The Center for Health and Gender Equity (CHANGE) has charged the Bush Administration with secretly undermining the effort to fight HIV/AIDS by subjecting US AIDS funding to the Global Gag Rule. Organizations applying for grant funding would be required to agree to the "Mexico City Policy," as the Global Gag Rule is also known, according to revisions to eligibility criteria. According to CHANGE, the restrictions were included in a request for applications for HIV/AIDS work in Kenya, a move meant to attract little attention.
President Bush was forced to exempt US global AIDS funding from the Global Gag Rule in 2003 in the face of public protest, reports CHANGE. In March of that year, over 145 US organizations that work on public health, AIDS, and reproductive health, as well as over 300 parliamentarians, public health workers, and religious leaders sent a letter to Bush, stating that "...we oppose the Mexico City Policy in its current form, and we oppose any expansion of this policy to HIV/AIDS..." An Executive Order was announced in August that excluded US AIDS funds from the gag rule.
The gag rule currently in place bars family planning programs in countries that receive US federal aid from using separate, private monies for abortion counseling, services, and referrals. The Reagan Administration first imposed the Global Gag Rule in 1984. Though President Clinton rescinded the policy for the eight years of his presidency, President Bush issued an executive order to reinstate the Global Gag rule during his first official day in office in January 2001.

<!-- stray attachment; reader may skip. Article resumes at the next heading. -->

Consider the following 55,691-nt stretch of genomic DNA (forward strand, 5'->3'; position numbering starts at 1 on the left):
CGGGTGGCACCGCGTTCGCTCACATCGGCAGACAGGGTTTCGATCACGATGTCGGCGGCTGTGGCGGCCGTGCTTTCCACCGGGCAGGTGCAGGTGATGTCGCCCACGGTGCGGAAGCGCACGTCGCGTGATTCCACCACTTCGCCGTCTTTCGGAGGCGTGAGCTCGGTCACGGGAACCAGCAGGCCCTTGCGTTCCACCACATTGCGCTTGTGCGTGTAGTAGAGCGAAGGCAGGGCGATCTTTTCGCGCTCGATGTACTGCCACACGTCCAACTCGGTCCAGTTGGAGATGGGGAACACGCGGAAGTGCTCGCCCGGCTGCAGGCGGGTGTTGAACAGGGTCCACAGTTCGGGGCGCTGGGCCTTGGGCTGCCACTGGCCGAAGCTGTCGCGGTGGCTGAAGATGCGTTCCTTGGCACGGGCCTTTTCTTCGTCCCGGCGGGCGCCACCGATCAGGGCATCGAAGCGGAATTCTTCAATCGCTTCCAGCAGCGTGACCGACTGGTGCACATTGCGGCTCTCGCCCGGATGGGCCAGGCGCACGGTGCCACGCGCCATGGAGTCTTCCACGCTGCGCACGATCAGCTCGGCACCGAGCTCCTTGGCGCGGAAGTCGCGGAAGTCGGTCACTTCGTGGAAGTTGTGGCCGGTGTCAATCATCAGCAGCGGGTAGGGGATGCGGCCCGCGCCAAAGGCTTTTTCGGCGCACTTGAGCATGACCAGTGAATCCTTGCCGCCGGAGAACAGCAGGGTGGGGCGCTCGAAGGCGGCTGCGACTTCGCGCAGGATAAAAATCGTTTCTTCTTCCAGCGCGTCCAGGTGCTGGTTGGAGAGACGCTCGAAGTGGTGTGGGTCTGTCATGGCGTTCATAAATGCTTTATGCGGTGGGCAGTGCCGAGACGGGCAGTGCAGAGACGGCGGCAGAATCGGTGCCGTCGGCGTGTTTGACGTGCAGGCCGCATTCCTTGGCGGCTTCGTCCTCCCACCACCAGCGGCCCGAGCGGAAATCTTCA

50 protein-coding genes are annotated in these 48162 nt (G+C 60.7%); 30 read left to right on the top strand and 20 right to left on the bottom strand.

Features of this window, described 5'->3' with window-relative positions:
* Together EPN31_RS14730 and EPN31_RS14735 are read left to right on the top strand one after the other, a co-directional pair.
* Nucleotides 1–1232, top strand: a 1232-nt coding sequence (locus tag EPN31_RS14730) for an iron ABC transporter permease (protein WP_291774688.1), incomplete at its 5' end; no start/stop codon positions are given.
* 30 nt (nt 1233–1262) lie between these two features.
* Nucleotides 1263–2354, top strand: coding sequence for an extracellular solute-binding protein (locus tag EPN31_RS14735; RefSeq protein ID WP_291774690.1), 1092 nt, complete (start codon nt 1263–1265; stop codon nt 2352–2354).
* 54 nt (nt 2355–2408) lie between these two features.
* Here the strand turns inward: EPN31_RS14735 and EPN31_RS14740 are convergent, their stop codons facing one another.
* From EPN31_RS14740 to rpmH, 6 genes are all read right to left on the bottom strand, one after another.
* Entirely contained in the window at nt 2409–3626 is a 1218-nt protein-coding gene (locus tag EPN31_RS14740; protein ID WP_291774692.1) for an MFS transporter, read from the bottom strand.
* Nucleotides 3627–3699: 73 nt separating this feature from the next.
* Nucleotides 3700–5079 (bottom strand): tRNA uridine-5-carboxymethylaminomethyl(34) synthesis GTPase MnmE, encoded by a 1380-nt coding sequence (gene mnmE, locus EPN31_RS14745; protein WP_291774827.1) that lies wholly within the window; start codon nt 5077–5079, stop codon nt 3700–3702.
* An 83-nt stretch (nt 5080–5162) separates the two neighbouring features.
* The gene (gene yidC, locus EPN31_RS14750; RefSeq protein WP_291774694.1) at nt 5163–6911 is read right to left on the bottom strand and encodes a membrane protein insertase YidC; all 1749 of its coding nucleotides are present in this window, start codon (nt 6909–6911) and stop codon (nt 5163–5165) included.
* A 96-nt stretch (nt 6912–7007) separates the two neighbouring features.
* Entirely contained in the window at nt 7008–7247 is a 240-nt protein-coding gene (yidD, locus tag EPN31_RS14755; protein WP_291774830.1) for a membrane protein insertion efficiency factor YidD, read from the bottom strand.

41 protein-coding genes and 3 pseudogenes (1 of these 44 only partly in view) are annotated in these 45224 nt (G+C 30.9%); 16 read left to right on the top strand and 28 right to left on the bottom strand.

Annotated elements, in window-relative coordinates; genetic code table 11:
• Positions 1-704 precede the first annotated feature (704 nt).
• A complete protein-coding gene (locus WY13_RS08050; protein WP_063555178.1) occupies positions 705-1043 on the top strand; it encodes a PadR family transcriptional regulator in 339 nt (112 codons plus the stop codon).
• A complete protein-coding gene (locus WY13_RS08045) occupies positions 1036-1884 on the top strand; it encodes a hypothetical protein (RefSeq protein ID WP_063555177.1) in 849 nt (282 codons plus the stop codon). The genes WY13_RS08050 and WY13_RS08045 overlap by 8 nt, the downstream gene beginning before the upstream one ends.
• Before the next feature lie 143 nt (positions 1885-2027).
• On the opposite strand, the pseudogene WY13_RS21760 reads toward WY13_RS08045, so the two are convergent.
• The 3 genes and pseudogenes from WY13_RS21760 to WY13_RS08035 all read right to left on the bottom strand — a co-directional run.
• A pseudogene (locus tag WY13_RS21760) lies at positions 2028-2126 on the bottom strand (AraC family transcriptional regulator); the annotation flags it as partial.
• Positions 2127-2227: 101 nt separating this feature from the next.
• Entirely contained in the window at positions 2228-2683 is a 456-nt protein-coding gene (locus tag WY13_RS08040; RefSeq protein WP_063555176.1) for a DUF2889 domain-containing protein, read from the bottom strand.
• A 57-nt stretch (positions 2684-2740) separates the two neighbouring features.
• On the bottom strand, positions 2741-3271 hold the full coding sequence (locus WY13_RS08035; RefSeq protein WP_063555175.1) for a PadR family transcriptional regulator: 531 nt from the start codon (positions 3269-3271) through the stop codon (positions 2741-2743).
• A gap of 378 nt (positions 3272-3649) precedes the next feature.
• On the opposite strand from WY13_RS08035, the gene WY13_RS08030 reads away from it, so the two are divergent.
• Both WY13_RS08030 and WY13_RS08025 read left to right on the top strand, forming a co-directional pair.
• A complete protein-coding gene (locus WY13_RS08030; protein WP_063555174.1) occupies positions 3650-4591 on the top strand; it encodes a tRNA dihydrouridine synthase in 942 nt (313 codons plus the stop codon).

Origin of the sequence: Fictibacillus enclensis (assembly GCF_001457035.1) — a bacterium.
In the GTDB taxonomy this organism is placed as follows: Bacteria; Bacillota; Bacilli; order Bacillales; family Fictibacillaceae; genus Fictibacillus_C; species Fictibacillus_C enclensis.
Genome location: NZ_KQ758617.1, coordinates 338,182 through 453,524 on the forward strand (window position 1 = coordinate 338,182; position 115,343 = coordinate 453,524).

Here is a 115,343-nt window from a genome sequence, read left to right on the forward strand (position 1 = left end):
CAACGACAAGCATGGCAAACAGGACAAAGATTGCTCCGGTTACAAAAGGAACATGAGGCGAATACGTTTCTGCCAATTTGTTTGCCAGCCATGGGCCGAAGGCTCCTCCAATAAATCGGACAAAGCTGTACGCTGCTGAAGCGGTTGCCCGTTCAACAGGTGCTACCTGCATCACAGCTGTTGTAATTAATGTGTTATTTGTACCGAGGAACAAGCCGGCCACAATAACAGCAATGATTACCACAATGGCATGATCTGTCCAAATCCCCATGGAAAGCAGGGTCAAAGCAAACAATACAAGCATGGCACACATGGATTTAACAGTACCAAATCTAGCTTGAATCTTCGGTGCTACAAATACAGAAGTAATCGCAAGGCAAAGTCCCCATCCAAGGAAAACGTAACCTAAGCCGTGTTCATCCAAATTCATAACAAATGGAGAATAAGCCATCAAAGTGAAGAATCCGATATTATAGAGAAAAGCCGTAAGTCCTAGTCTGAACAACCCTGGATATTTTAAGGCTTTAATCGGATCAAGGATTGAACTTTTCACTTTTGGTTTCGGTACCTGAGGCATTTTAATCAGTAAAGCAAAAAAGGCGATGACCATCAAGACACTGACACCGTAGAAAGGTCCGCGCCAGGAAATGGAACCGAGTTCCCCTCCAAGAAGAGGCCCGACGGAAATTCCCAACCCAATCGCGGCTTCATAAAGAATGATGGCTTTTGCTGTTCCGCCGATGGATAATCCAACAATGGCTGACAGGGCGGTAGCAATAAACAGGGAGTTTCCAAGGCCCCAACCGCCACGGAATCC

10/17/2014 Student Activists Across the Country Are Fighting Extreme Anti-Abortion Ballot Measures - In Tennessee, North Dakota, and Colorado - three states deciding ballot measures aimed at restricting birth control access and outlawing abortion in the upcoming election - student activists are mobilizing to get out the vote.
Members of student-ledFeminist Majority Leadership Alliancegroup Vanderbilt Feminists at Vanderbilt University have been working tirelessly to get out the word about Tennessee's Amendment 1, which would take the right of privacy for reproductive rights out of the state constitution and give local legislators the power to restrict access to abortion, even in the case of rape, incest, or to save the life of the woman, and outlaw many forms of birth control, such as the IUD or the pill. . . .